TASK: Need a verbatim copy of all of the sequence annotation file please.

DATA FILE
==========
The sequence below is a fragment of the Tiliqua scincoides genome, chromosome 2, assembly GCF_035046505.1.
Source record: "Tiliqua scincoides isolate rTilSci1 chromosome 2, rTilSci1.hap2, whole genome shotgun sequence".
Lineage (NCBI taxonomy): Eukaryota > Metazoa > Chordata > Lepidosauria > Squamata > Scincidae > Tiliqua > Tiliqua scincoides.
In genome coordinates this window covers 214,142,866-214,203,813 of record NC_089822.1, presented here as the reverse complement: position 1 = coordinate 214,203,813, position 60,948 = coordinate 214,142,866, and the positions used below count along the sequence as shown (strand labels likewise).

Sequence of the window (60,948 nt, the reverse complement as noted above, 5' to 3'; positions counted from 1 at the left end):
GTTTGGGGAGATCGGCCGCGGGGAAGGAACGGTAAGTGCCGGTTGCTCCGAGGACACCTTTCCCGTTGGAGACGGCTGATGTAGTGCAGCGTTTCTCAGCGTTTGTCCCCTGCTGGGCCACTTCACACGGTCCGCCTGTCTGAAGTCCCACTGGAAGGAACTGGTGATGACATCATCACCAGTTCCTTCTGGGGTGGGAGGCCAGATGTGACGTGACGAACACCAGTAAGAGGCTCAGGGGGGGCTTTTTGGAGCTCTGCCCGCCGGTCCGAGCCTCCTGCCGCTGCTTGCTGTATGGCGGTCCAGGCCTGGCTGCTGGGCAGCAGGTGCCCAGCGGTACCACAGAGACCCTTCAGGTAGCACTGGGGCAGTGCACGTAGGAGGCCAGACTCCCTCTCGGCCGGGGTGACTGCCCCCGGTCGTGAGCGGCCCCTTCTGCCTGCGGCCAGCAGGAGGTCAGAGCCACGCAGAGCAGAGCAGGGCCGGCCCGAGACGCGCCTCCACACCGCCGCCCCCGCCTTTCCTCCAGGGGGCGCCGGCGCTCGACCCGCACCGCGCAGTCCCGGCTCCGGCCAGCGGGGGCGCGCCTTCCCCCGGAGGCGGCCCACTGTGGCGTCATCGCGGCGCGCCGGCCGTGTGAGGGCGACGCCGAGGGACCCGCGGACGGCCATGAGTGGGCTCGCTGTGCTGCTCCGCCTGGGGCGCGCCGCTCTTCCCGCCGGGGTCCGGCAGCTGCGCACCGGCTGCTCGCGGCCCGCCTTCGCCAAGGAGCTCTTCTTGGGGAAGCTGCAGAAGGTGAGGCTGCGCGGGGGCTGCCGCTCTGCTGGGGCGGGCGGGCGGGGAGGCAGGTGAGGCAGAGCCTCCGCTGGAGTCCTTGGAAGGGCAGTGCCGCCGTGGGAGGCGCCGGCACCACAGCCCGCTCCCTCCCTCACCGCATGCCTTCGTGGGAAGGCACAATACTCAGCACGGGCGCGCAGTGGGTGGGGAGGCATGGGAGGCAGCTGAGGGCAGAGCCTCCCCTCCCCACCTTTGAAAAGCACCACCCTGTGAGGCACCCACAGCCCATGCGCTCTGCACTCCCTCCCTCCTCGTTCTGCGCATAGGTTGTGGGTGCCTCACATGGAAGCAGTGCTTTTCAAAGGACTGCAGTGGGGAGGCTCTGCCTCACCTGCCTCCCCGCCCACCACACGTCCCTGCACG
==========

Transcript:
The sequence below is a fragment of the Tiliqua scincoides genome, chromosome 2, assembly GCF_035046505.1.
Source record: "Tiliqua scincoides isolate rTilSci1 chromosome 2, rTilSci1.hap2, whole genome shotgun sequence".
Lineage (NCBI taxonomy): Eukaryota > Metazoa > Chordata > Lepidosauria > Squamata > Scincidae > Tiliqua > Tiliqua scincoides.
In genome coordinates this window covers 214,142,866-214,203,813 of record NC_089822.1, presented here as the reverse complement: position 1 = coordinate 214,203,813, position 60,948 = coordinate 214,142,866, and the positions used below count along the sequence as shown (strand labels likewise).

Sequence of the window (60,948 nt, the reverse complement as noted above, 5' to 3'; positions counted from 1 at the left end):
GTTTGGGGAGATCGGCCGCGGGGAAGGAACGGTAAGTGCCGGTTGCTCCGAGGACACCTTTCCCGTTGGAGACGGCTGATGTAGTGCAGCGTTTCTCAGCGTTTGTCCCCTGCTGGGCCACTTCACACGGTCCGCCTGTCTGAAGTCCCACTGGAAGGAACTGGTGATGACATCATCACCAGTTCCTTCTGGGGTGGGAGGCCAGATGTGACGTGACGAACACCAGTAAGAGGCTCAGGGGGGGCTTTTTGGAGCTCTGCCCGCCGGTCCGAGCCTCCTGCCGCTGCTTGCTGTATGGCGGTCCAGGCCTGGCTGCTGGGCAGCAGGTGCCCAGCGGTACCACAGAGACCCTTCAGGTAGCACTGGGGCAGTGCACGTAGGAGGCCAGACTCCCTCTCGGCCGGGGTGACTGCCCCCGGTCGTGAGCGGCCCCTTCTGCCTGCGGCCAGCAGGAGGTCAGAGCCACGCAGAGCAGAGCAGGGCCGGCCCGAGACGCGCCTCCACACCGCCGCCCCCGCCTTTCCTCCAGGGGGCGCCGGCGCTCGACCCGCACCGCGCAGTCCCGGCTCCGGCCAGCGGGGGCGCGCCTTCCCCCGGAGGCGGCCCACTGTGGCGTCATCGCGGCGCGCCGGCCGTGTGAGGGCGACGCCGAGGGACCCGCGGACGGCCATGAGTGGGCTCGCTGTGCTGCTCCGCCTGGGGCGCGCCGCTCTTCCCGCCGGGGTCCGGCAGCTGCGCACCGGCTGCTCGCGGCCCGCCTTCGCCAAGGAGCTCTTCTTGGGGAAGCTGCAGAAGGTGAGGCTGCGCGGGGGCTGCCGCTCTGCTGGGGCGGGCGGGCGGGGAGGCAGGTGAGGCAGAGCCTCCGCTGGAGTCCTTGGAAGGGCAGTGCCGCCGTGGGAGGCGCCGGCACCACAGCCCGCTCCCTCCCTCACCGCATGCCTTCGTGGGAAGGCACAATACTCAGCACGGGCGCGCAGTGGGTGGGGAGGCATGGGAGGCAGCTGAGGGCAGAGCCTCCCCTCCCCACCTTTGAAAAGCACCACCCTGTGAGGCACCCACAGCCCATGCGCTCTGCACTCCCTCCCTCCTCGTTCTGCGCATAGGTTGTGGGTGCCTCACATGGAAGCAGTGCTTTTCAAAGGACTGCAGTGGGGAGGCTCTGCCTCACCTGCCTCCCCGCCCACCACACGTCCCTGCACG